Fri | Oct 15, 2021

Tony Becca | Shadab, a truly gifted one

Published:Saturday | April 15, 2017 | 12:00 AM
Chadwick Walton is leg before wicket to Shadab Khan during the first Brighto Paints presents Q Mobile Cup Twenty20 International between West Indies and Pakistan at Kensington Oval, Bridgetown on March 26.

When I was younger, I always wished that I was a good cricketer, or better still, a Test cricketer of skill and quality.

Now that the time has passed, and a long, long time ago at that, I wish that if I should pass this way again, and if I was given the choice, I would be a gifted batsman, another Frank Worrell, another Rohan Kanhai, or another Lawrence Rowe.

If by some reason or the other I could not be any of those three batsmen and if I had to be a bowler, as much as I admire the fiery pace of, say, Jeff Thomson, Michael Holding, and Andy Roberts and the bemusing skills of left-arm spinners like Johnny Wardle, George Tribe, Inshan Ali, or the Great One, Garry Sobers, I would wish to be someone else.

The more I think about it, the more I would settle to be one like Sonny Ramadhin, Subhash Gupte, Bhagwat Chandrasekhar, Abul Qadir, or the greatest spin bowler of them all, Shane Warne, the right-hander who bowls leg-breaks, googlies, top-spinners, flippers and sliders while turning the ball a mile and getting it to bounce unusually high.

Well, that was until a few weeks ago when I saw, on the television screen, a baby-faced little teenager from Pakistan.

Shadab Khan, an 18-year-old right-arm leg-spinner, is one of a kind. He is one of those unusual kind of right-arm bowlers who bowl leg-spin, mix that up with a googly, throw in a top-spin, and, to make it more confusing for the batsmen, bowl a well-disguised straight one also.

To top it all, Shadab bowls them at a good pace and regularly, in no predetermined order, and he bowls them at different speeds, sometimes with a hypnotic and seductive loop, sometimes at a quickish pace designed to keep the batsman guessing and confused.

Shadab is not the first of his kind, but for one so young to report with such promising skills, his future looks bright. It seems filled with many fumbling batsmen many tentative and falling batsmen, and many, many wickets.

Shadab is inexperienced and, as a right-arm leg-spinner, prone to a level of inaccuracy in line and length.




There is nothing as refreshing as a young talent preening itself and raring to go, however, the young talent which must have been glitteringly displayed by the likes of George Headley in 1930 and by Sonny Ramadhin and Alfred Valentine in 1950, and which was paraded by others like Holding in 1975, by Malcolm Marshall in 1978, by Warne in 1992, and by Brian Lara in 1993.

Headley thrilled the world with his amazing batting in his first series in 1930, Ramadhin and Valentine with their mystery bowling in their opening series1950, Holding and Marshall with their tremendous potential in their first series in 1975 and 1978, respectively, and Lara announced he was on the way to a magnificent double-century before he was run-out early in his career.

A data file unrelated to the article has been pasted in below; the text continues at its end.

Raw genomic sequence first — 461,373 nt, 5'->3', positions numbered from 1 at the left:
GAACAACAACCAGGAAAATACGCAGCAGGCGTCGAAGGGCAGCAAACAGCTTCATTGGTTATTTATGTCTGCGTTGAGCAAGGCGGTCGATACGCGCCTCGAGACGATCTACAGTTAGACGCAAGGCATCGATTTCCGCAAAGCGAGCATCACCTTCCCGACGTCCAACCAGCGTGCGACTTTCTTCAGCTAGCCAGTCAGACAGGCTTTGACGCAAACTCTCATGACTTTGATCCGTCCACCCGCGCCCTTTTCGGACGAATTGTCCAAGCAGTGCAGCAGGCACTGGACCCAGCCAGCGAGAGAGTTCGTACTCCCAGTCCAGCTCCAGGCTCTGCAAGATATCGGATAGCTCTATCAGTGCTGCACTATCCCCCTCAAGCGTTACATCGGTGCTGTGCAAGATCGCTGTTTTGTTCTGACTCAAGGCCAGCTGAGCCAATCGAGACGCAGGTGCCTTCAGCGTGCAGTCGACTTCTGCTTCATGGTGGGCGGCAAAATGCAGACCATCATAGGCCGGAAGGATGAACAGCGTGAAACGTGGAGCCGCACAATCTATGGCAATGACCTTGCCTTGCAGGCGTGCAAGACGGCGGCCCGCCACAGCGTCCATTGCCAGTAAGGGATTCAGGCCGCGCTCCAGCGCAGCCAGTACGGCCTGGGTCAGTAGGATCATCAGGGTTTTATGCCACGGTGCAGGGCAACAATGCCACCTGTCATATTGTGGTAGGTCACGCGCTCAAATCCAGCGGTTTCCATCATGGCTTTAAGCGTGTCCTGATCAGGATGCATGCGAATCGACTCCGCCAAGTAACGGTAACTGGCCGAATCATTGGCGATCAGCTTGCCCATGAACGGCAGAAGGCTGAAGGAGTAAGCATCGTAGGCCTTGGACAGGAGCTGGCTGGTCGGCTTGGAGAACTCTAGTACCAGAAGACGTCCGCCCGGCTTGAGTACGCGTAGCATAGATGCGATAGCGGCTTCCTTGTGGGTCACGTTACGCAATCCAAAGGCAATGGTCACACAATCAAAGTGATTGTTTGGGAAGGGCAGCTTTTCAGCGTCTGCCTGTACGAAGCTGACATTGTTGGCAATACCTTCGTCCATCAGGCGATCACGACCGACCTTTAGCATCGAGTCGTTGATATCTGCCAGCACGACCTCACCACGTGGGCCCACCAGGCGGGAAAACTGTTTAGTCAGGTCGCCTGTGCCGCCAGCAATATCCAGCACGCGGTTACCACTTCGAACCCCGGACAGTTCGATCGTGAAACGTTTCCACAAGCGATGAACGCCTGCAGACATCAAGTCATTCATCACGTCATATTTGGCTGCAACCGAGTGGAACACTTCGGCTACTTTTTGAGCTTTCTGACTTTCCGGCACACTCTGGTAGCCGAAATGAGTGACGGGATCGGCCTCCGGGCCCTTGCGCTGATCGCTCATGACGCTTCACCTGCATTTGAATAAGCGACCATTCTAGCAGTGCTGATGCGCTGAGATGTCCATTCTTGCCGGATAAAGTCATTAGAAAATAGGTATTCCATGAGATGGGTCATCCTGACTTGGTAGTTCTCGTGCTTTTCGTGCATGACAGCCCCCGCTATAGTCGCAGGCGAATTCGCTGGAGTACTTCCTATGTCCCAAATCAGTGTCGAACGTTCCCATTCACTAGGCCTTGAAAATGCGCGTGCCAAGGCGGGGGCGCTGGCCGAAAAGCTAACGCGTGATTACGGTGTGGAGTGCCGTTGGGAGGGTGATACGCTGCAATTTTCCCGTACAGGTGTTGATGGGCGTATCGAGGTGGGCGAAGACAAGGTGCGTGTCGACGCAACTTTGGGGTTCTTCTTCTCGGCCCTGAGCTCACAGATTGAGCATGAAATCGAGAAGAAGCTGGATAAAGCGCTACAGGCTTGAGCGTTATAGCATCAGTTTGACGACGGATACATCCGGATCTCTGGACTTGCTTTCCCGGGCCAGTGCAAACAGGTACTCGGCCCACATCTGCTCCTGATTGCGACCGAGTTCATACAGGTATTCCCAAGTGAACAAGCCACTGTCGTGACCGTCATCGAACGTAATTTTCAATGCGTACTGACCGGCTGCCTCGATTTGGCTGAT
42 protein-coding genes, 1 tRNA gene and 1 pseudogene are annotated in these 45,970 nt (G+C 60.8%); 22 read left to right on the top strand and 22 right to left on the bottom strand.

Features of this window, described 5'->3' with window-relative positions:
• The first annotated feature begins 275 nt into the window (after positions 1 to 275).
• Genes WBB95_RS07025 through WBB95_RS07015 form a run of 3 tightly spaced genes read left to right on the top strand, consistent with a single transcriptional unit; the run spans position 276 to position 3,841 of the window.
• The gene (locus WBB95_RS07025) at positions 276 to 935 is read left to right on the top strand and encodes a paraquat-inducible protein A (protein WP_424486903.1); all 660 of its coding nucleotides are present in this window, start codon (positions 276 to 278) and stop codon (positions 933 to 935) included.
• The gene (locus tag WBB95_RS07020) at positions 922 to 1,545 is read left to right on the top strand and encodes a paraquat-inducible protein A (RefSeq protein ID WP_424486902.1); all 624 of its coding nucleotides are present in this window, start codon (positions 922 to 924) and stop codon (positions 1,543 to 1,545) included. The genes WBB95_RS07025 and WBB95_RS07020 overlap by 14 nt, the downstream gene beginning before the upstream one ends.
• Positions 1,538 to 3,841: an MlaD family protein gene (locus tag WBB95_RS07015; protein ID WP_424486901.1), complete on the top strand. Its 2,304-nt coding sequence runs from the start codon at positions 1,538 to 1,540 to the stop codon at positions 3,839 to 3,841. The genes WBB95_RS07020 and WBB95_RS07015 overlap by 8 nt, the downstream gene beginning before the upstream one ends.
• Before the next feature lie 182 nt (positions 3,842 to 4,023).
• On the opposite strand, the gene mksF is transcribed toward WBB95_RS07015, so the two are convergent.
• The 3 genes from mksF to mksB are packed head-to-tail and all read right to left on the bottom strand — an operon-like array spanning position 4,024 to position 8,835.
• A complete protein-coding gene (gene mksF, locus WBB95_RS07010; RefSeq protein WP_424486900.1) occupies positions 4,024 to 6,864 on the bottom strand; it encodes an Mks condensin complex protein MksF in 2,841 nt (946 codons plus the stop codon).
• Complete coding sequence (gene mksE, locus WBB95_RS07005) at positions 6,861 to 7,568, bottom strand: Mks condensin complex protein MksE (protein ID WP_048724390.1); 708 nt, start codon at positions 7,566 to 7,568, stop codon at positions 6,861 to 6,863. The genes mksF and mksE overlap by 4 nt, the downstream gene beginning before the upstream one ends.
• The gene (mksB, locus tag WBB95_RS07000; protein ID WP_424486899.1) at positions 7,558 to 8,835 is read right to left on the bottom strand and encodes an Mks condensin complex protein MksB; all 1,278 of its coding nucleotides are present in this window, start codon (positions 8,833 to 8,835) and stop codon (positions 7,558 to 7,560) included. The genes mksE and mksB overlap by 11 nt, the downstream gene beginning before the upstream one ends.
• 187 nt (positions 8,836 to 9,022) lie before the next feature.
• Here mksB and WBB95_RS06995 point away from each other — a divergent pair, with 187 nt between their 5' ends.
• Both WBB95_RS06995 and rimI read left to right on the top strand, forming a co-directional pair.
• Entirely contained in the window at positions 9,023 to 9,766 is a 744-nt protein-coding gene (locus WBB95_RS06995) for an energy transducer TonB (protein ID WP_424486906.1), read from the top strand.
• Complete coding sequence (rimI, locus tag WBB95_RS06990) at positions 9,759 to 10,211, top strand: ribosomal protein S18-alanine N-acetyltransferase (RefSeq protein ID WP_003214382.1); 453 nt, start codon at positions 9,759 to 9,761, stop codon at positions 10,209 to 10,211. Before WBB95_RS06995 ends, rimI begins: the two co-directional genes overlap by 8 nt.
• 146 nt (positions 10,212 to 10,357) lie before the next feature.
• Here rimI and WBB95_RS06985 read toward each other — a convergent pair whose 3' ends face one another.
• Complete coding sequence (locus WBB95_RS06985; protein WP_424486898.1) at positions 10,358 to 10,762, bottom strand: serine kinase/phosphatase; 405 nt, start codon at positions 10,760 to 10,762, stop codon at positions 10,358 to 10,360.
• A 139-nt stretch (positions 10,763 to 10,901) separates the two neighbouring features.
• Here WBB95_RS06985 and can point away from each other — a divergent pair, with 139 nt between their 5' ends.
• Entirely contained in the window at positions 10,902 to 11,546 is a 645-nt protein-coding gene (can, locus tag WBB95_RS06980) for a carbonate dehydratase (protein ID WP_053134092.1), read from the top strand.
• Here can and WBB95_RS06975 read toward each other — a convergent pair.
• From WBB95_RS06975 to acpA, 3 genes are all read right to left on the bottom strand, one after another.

Although these players were young and went on to entertain the world, some other young talented players never made it from first base because of one thing or another; maybe because they were never really the real thing and stuttered along the way.

Pakistan, with seven of the top 10 youngest players in Test cricket's history, including the top three, as well as 14-year-old Hasan Raza, the youngest of all, 15-year-old Mushtag Mohammad, and 16-year-old Nasim-ul-Ghani, have produced a lot, with many falling by the wayside.

Shadab, however, appears to be the real thing. In fact, at 18, based on the television, based on the degree of spin he imparts on his leg-breaks and in his googlies, based on the manner of how he has cornered and cut down the West Indies batsmen in the early exchanges so far on this tour, he is the probably most gifted leg-spinner that I have ever laid eyes upon.

And I first saw Warne, as a teenager, when he visited Jamaica with an Australian youth team somewhere around 1987/88.

Warne hardly looked as talented, and it never seemed that someday he would blossom into arguably the world's best-ever spin bowler, especially of the bamboozling type.




In the T20 and ODI matches, and despite Evin Lewis' assault during a brilliant explosion in the fourth T20 match, during which he posted 91 in 51 dazzling minutes and blasted nine sixes and five fours and took 25 off 14 deliveries from the leg-spinner, and Jason Mohammed's blistering 91 not out off 58 deliveries in the first ODI, Shadab seems, so far, to have woven a web of confusion around the West Indies batsmen.

Friday, if he is lucky to be selected, will be his first real Test when he confronts the West Indies batsmen in the biggest test of all, a Test match, and the hope is that the batsman will be focused and ready to demonstrate their much-talked-about talent in the one-on-one contest with Shadab inside the overall contest of the Test match on the grand occasion of the hosting of the 50th Test match in Jamaica.

Whether Shadab continues his merry and surprising start to what promises to be a wonderful career is left to be seen and, hopefully, for cricket's sake, and despite the fact that he is not a West Indian, cricket will produce another "magician".

Shadab Khan looks really like someone special, someone with an exciting talent worthy of celebrating Sabina Park's 50th Test match with his debut performance.

It would be nice to see him in action, partnering with the experienced and wily right-arm leg-spinner, Yashir Shah, one from the south and one from the north.